Civil war led the family to leave, and they made their way to Canada after stays in Britain and the United States. Despite the fact that, on tape, Mr. Grewal says he came here with little money, he was able to acquire a carpet business shortly after arriving.

Mr. Grewal first ran for political office as a B.C. Liberal in 1995, but was unsuccessful. He won federally two years later as a Reformer. Ms. Grewal would often attend functions and give speeches on his behalf when his schedule got too busy. "This was good political training," she told IndiaNest.com.

While Ms. Grewal's first brush with political life had been as a stand-in, her husband's controversies often propelled him to the front lines. He once claimed he taped an offer of a deputy cabinet position from the B.C. Liberals, and later hired Rachel Marsden in his riding office, a right-wing pundit who had pleaded guilty to stalking a radio personality.

In 2004, Mr. and Ms. Grewal announced their intentions to run in two different ridings and signed up substantial number of new Conservative members within the Indo-Canadian community. In the riding Ms. Grewal subsequently ran in, she fended off a high-profile contender, Mary Polak, the former Surrey school board chair, who withdrew her bid for the nomination, arguing her opponent had an unfair advantage because of her husband's access to membership lists.

Community activist Manpreet Grewal, no relation to the family, said she has often asked people if they had heard of Ms. Grewal before she entered the race.

"Not one person that I know has ever remembered her doing anything in the community. It's a big mystery about where she came from, what she did," she said. "People here resent the fact that someone who was only known as the wife of a politician suddenly becomes a politician herself with nothing to show with any community involvement."

But Chris Mathisen, an organizer for the Conservatives in Surrey and White Rock, said he has sat with Ms. Grewal at policy conventions and in election preparation meetings.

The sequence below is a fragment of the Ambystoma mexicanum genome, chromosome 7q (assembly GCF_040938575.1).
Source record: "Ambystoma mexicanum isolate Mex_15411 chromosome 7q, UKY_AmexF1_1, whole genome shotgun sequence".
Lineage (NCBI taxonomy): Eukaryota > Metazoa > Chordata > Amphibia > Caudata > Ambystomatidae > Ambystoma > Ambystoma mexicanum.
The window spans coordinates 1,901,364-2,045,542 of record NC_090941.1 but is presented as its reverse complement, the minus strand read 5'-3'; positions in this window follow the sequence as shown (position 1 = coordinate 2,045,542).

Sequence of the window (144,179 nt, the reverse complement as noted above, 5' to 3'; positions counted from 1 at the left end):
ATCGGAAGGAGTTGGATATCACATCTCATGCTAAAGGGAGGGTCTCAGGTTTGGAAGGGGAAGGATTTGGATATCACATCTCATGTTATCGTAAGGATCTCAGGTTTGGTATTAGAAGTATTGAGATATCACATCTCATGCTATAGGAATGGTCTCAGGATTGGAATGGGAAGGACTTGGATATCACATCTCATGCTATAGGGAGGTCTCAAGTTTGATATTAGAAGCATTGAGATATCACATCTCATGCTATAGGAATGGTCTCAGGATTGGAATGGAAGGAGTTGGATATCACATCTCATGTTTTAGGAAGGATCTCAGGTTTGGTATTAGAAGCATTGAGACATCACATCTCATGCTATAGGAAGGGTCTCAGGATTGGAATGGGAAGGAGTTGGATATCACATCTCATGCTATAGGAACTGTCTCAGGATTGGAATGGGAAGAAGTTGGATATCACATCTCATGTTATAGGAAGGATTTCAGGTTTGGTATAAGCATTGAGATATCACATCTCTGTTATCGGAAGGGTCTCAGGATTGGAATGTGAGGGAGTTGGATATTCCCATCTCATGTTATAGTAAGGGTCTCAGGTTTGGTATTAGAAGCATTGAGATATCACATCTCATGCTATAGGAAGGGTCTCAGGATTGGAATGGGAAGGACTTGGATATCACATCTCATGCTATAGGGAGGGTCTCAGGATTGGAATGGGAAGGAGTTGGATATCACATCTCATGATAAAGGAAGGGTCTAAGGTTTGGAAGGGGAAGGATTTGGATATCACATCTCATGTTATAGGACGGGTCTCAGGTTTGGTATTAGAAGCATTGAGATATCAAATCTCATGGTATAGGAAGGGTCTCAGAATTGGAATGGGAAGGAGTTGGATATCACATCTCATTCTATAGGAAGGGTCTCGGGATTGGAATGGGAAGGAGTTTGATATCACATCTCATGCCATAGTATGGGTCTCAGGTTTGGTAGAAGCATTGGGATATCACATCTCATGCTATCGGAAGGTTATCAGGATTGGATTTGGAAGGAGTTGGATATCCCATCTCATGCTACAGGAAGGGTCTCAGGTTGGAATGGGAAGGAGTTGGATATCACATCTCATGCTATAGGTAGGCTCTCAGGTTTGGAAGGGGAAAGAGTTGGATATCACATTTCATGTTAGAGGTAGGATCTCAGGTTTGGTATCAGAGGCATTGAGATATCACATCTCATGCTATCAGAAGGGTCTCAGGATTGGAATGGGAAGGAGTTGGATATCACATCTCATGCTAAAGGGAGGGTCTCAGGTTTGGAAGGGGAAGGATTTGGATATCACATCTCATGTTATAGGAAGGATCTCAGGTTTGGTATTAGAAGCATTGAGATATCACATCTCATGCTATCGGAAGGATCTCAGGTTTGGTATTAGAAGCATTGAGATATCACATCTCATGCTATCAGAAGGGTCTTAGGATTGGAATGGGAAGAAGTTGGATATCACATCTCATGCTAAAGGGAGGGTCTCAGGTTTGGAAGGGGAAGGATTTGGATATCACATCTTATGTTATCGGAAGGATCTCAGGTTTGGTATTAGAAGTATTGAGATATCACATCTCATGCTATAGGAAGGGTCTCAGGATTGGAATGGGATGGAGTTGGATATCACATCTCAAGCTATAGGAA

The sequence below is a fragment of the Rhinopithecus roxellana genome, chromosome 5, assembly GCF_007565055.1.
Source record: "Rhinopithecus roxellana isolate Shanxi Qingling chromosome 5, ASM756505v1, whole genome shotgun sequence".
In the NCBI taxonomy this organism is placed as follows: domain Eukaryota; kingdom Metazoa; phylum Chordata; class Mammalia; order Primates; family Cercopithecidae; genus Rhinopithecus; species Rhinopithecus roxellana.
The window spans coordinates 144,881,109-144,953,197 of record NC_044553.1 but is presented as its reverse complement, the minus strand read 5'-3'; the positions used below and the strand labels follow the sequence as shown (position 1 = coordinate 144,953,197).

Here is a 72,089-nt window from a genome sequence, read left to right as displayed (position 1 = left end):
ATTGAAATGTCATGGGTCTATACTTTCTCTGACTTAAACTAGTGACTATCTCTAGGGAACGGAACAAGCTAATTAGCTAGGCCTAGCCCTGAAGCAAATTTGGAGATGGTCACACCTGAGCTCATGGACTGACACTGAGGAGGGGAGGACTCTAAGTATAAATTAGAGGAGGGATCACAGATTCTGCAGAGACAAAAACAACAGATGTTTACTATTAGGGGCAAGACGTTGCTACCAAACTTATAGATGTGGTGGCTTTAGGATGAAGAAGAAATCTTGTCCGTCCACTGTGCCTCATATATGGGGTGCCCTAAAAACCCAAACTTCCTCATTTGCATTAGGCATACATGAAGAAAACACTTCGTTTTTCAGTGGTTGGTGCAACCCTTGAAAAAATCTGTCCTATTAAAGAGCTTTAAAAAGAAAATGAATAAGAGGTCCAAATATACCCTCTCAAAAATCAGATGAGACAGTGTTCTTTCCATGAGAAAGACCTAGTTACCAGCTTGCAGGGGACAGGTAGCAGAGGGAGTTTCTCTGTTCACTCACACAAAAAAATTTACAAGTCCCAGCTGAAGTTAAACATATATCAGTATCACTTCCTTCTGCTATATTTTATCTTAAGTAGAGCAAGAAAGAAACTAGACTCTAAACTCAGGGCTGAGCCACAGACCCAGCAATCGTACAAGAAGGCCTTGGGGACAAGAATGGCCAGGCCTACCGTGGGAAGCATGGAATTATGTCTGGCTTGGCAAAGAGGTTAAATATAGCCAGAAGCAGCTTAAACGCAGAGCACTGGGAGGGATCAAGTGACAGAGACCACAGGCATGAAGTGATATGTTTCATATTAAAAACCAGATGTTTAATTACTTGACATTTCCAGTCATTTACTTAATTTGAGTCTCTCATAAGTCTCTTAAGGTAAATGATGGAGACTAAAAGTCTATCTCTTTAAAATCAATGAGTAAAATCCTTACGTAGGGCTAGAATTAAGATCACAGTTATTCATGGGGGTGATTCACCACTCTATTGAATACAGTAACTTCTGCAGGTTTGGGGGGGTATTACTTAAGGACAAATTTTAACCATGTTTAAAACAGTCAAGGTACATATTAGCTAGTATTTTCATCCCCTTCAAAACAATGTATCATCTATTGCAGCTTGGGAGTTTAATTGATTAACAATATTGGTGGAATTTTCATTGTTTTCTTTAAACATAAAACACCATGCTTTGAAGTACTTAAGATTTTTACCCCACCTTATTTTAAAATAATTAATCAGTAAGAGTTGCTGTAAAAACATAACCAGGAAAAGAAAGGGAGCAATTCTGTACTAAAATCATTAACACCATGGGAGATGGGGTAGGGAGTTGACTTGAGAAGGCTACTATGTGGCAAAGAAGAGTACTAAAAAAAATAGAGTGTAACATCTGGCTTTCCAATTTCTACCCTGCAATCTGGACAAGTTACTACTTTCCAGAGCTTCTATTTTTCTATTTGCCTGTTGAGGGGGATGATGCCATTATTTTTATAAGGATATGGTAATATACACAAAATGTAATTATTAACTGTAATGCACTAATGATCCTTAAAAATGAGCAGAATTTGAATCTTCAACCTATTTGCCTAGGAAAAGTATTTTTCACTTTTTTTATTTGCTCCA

"I've chatted with her and we've discussed issues. She has her opinions," he said. "She's also a nice lady."

The new riding of Fleetwood-Port Kells, created in a 2004 redistribution, is 20-per-cent Indo-Canadian, with a growing affluent population. It was considered a safe Tory seat when the election was called.

When questions arose during the campaign about her qualifications, her husband said she watched CPAC, the parliamentary TV channel "all the time for the last seven years. We don't watch movies at home. We only watch CPAC."

In their household, Ms. Grewal has said they "eat, breathe and talk all the time [about] politics."

She won her seat with 36 per cent of the vote, compared with 30 per cent for her Liberal opponent, former B.C. cabinet minister Gulzar Cheema.

Dr. Cheema had three campaign managers, including Ron Churchill, a former organizer with the Reform and then the Alliance party.

"It really hurt losing to someone like her. We tried everything we knew, the three of us, with all of our experiences, to convey the message voters should elect a person, not the party," Mr. Churchill said. "She was the invisible candidate. She wasn't even the peekaboo candidate. She was fully hidden. I didn't see the boo."

Mr. Churchill said that at an all-candidates meeting at Kwantlen College during campaign, Ms. Grewal's staff directly intervened with signs to help her answer questions.

The rumour around Parliament Hill, and in Surrey, is that Mr. Grewal controls everything in his wife's office from hiring or vetting staff, to checking her correspondences and dealing with constituent matters in Fleetwood-Port Kells.

B.C. communications consultant Colin Metcalfe, who worked on the Tory campaign in the last election, and knows Ms. Grewal professionally, says she is simply a "very private woman."